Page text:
Daily Digest: Obama's One Miiiiillionth Fan
BY Nancy Scola | Wednesday, June 18 2008
The Web on the Candidates
The latest battle in Google Wars '08: while Barack Obama
is attempting (we think) to boost
his own rumor debunking to the top of the search engine's results,
a netroots-driven campaign
to link John McCain to unpleasant press coverage enters its 19th day.
Chris "Google Bomber" Bowers is claiming
success for the "Searching for John McCain" effort,
reporting that the nine targeted articles have been bumped into the
top results for searches on variants of McCain's name.
McCain's lagging behind his Democratic opponent when it comes to
most objective online metrics, suggests Patrick Ruffini,
can be attributed to the his
campaign's top-down "establishment" culture that hasn't
been convinced that Mac needs the Internet to win.
The Candidates on the Web
Hillary Clinton's bow out of the Democratic race
gave Obama's Facebook numbers a boost, and last night at about 10:15
EST his official
Facebook profile hit the one million supporter mark -- becoming,
says the campaign's (and Facebook co-founder) Chris Hughes, the
most popular person/place/thing/event/cause on Facebook. TechPres's
Michael Whitney has
details, including a screen cap of the magical moment. McCain's
Facebook group, Michael notes, boasts something in the neighborhood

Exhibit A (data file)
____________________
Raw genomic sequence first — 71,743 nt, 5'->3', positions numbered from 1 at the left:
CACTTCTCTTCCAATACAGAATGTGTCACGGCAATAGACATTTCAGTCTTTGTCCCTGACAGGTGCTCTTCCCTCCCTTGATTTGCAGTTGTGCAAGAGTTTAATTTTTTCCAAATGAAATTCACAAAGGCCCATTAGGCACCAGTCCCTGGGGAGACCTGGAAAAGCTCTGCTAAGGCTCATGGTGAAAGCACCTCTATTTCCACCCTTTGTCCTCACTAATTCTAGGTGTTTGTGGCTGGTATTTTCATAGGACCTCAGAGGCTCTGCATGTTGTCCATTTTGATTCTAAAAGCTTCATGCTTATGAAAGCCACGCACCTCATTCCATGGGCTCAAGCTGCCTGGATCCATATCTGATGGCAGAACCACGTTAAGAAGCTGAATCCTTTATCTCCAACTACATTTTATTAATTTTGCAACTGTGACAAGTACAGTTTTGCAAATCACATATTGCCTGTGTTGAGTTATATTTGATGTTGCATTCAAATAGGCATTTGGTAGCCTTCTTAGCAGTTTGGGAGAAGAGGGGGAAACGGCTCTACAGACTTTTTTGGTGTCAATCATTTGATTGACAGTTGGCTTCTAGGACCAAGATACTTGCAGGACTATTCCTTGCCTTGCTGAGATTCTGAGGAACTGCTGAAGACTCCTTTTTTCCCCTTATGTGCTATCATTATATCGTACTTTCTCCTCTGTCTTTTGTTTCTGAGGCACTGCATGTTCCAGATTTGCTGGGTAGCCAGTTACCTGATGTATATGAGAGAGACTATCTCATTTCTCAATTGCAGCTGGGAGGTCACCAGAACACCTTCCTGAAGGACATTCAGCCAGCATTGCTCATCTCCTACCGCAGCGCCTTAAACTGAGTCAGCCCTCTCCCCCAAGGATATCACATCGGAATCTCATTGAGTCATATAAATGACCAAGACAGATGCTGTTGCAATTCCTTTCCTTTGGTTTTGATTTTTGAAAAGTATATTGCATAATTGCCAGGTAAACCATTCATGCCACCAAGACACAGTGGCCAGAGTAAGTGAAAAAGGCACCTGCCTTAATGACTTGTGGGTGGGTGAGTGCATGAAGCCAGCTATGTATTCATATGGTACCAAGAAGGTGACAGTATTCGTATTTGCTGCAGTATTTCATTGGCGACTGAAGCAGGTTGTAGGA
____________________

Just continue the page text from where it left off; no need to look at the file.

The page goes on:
of 150,000 fans. (Does the campaign know who its one millionth supporter
is? Does s/he get Facebooked a digital toaster?)
Off The Bus's Listening
Post has launched, giving the whole wide world a front row seat
for the campaigns' daily press calls. Audio
recordings of the conference calls are generally posted within an
hour and a half after they wrap. (Here, a
gift for your feed reader.)
TechCongress and Beyond
We've been keeping a close eye on the brouhaha over the Associated
Press's order to a blogger to cease and desist in quoting its work
online. Here's the latest. The AP has posted a
price scale for excerpts, and quotes as short as five words are
subject to fees. Say, then, were I to quote an
AP recap of the dust-up that says of the company's attempt to
set guidelines: "even that idea triggered further protests."
The charge for that? $12.50.
The AP, say
some bloggers, just doesn't understand that it doesn't get to
define what "fair use" means when it comes to what online
scribes can and can't do. A rep from the Media
Bloggers Association is meeting with the AP tomorrow, but don't
except all bloggers to abide by whatever gets worked out in the meeting.
(Bonus: TechPresident's Liza Sabater has an
interview with the MBA's Bob Cox.)
In Case You Missed It…
Man, has geekdom gone mainstream. Jonathan Zittrain
joined Steven Colbert night to
discuss the steps we need to take to preserve the Internet's happy chaos.
Jonathan, you might recall, will be keynoting day two of the upcoming
Hillary Clinton dropped
far less coin on online advertising than Barack Obama has, reports
Kate Kaye. To cite one metric, Clinton spent just under
$300,000 for Google ads all of this year and the last, while Obama has
spent more than $2 million on the same in '08 alone.
Tracy Russo argues that McCain's recent claims that
he indeed groks the Internet are simply
"not enough." In a comment on Tracy's post, Micah
Sifry points to a New York Sun editorial that defends
the candidate's self-professed computer illiteracy: "Without
a computer, he has more time to spend with his family and friends, time
that he might have squandered surfing the Internet." Indeed. It's
like why I don't go in for electricity. When it gets dark, I go to bed.
I find myself far more rested than my peers.